Retail hiring signals that change may be afoot

Friday, January 9, 2009

The retail industry is expected to be heavy hit as consumers retrench. It is still to early to tell whether consumers have increased saving – reducing consumption patterns - by choice or by force; but if consumption shifting to be a smaller share of GDP, then the consumer retail industry will shrink. It's already started.

Over the past eight years, the hiring trends seem to have changed slightly in the retail clothing industry (retail trade, clothing and clothing accessories on the BLS nonfarm payroll report).

The chart illustrates the non-seasonal patterns in the payroll fluctuations in clothing and clothing accessories industry (Macy’s would fit here). Firms typically hire a lot of seasonal workers starting in October and through December, but then fire the seasonal workers in January and February. November’s report did show hiring, but by much less than that in 2005 and 2006.

But compared to the first half of the decade, November 2008 would have been normal.

The chart illustrates the same payroll fluctuation, but comparing 2008 to the first half of the decade, 2000-2004. Relative to the 2005-2008 period, the hiring in the clothing and clothing accessories industry was quite a bit less volatile over 2000-2004. There was a smaller fluctuation in hiring and firing around the Holiday months (less seasonal variatio). Furthermore, the hiring pattern of November 2008 would have looked “normal” against this backdrop.

It is likely that the industry has simply gotton too big over the holiday months. Consumers don’t need to give so much, nor spend so much, during the winter months. Isn’t it the thought that counts? Going forward, if consumers spend more within their means, then the clothing industry is going to scale back over the holidays; this will likely lead to further consolidation or liquidations within retail.

This is not going to be the last. From Yahoo Finance:

Department-store operator Macy's Inc. said Thursday it will close 11 underperforming stores in nine states -- affecting 960 employees -- and lowered its forecast for the fourth quarter after one of the weakest holiday seasons in years.

Stores slated to close include locations in Los Angeles, West Palm Beach, Fla., Nashville, Tenn., and St. Louis, among others. Cincinnati-based Macy's Inc. says the closures will cost about $65 million, most of which will be booked in the 2008 fourth quarter.The labor market is weak, and getting weaker.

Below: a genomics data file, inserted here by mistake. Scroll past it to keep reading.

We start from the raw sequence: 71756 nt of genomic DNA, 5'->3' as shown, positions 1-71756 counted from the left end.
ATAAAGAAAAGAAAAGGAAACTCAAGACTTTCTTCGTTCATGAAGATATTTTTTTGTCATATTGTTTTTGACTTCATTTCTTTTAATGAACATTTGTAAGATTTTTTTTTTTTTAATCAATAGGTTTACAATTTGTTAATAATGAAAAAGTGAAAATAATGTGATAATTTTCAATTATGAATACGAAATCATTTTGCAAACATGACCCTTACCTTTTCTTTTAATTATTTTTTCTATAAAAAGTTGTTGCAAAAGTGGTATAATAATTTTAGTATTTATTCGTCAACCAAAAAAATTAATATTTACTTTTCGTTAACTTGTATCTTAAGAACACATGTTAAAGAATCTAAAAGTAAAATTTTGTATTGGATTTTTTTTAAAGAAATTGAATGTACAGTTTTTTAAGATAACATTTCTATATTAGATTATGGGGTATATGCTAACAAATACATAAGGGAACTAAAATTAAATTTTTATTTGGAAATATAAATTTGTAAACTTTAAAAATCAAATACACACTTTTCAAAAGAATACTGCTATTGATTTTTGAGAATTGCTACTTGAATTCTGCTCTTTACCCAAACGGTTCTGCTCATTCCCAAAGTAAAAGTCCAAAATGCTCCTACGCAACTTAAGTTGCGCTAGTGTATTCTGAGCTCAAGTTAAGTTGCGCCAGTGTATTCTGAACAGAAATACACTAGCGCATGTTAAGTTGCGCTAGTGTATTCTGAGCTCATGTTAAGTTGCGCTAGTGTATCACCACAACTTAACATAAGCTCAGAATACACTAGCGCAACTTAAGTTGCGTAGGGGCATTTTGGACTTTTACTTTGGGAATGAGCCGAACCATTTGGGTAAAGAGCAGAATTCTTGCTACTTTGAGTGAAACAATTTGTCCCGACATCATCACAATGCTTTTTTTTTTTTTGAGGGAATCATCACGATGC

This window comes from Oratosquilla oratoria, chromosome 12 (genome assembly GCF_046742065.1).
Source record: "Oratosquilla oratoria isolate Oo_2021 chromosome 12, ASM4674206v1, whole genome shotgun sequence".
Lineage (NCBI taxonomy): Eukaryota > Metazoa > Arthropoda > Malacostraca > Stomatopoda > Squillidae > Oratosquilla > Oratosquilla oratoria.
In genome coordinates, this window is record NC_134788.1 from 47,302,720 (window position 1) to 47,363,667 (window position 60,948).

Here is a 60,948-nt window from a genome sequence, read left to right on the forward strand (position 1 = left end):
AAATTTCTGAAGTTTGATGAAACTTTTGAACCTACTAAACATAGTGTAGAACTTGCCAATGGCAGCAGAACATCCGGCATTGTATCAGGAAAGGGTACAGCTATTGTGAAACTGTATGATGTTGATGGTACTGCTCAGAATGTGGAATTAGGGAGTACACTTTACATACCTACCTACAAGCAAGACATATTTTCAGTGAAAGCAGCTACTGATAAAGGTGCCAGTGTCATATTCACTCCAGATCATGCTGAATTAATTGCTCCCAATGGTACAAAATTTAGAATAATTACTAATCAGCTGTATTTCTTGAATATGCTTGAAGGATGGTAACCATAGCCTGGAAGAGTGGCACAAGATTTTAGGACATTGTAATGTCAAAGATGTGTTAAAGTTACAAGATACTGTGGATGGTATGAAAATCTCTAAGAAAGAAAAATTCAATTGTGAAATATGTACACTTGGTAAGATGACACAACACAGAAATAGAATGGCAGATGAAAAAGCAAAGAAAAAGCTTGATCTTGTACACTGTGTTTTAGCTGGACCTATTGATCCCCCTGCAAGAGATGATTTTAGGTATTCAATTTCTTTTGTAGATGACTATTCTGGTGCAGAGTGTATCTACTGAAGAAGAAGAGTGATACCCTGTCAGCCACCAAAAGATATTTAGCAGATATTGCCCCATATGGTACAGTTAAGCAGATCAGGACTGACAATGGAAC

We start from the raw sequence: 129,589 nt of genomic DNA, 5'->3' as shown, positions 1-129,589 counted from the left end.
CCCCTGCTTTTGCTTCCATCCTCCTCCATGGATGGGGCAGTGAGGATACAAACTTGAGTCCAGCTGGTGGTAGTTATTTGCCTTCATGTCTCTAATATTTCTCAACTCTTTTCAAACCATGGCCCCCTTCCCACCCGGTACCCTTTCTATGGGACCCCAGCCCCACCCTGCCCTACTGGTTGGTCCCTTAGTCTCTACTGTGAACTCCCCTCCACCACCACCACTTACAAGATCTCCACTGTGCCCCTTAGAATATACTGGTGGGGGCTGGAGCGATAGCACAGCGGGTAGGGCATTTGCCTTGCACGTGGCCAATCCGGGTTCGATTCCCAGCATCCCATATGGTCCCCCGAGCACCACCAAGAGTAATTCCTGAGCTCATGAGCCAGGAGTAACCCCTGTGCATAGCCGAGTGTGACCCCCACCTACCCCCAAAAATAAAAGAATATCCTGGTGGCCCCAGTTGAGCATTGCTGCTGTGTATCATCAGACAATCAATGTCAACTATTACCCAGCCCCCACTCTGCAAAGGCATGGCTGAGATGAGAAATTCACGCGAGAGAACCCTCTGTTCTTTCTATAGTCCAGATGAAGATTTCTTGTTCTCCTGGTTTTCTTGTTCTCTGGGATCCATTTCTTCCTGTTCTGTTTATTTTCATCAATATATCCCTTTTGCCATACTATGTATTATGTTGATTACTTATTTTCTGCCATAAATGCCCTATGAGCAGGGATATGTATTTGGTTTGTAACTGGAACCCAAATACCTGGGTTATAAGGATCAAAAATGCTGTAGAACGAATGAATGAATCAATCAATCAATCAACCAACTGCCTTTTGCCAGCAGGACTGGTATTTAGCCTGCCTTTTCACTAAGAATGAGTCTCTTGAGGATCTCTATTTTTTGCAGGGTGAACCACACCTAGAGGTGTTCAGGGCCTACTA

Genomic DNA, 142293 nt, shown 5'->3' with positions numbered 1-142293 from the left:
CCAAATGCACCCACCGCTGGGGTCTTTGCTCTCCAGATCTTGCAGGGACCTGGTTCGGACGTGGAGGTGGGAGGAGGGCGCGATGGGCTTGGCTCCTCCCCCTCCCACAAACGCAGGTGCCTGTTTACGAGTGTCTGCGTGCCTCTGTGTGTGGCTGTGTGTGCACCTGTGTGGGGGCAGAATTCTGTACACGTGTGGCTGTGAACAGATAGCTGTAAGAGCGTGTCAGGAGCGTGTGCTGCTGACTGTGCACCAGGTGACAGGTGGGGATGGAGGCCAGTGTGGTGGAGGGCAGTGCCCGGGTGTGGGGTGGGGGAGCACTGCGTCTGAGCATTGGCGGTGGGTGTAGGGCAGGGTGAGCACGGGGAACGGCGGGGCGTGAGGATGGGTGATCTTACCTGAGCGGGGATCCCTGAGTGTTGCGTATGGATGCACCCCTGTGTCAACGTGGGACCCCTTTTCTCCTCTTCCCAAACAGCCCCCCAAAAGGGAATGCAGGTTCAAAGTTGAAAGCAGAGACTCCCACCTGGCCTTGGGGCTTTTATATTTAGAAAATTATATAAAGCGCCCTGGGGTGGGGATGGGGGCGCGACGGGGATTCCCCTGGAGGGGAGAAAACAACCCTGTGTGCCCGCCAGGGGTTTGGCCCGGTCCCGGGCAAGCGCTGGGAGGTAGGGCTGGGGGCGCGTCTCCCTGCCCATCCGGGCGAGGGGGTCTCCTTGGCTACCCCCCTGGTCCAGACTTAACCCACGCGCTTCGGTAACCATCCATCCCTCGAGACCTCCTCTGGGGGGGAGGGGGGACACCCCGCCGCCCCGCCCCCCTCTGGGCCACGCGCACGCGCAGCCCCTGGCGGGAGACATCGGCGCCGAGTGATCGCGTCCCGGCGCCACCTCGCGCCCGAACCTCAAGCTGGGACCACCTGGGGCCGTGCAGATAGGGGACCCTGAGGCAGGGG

And although the weekly numbers are bouncing around, continued insurance claims continue to surge:
Unemployment benefit rolls swelled to a 26-year high in the last week of December, data showed on Thursday, while retailers, including market leader Wal-Mart, reported poor sales as the year-long economic slump deepened.The Labor Department said the number of people still on jobless rolls after drawing an initial week of aid jumped 101,000 to 4.61 million in the week ended December 27, the latest for which the data is available.
And holiday sales could not have been worse, as bad news flows in from the retail sector:
Despite the most aggressive holiday price slashing in memory, shoppers largely remained stingy about spending their cash, spurring the biggest December decline in U.S. retail sales since record-keeping began nearly 40 years ago.

Sales slid 1.7 percent compared with December 2007, according to a report issued yesterday by the International Council of Shopping Centers, the most it's ever dropped since researchers began tracking the data in 1970. The report is based on sales at 36 chain stores that have been open at least a year.

Department stores, specialty apparel shops and even wholesale clubs were hit. December sales decreased 8 percent at J.C. Penney, 24 percent at Abercrombie & Fitch and 2 percent at Costco, compared with the year before. Macy's sales dropped 13 percent in November and fell another 4 percent in December.

Same-store sales at Wal-Mart did increase in the month compared with December 2007, but the 1.7 percent rise was less than expected at a time when the giant discounter was poised to become the default choice for shoppers in search of holiday bargains. The result prompted the company to reduce its profit estimates for 2008.
RW: The clothing industry has already cut 3% of its payroll since December 2007 (not including December report). Based on the unemployment claims report and severely weak sales figures, there will probably be some heavy casualties going forward.

Rebecca Wilder


Janie January 9, 2009 at 8:40 AM  

Nice comparison on the labor front, especially 2008 to 2000/4! What would it look like if the sales numbers were compared in the same way? How would 2008 stack up to 2004 in comparable dollars? The system got so used to mega-growth that the reality of year-to-year just doesn't scan.

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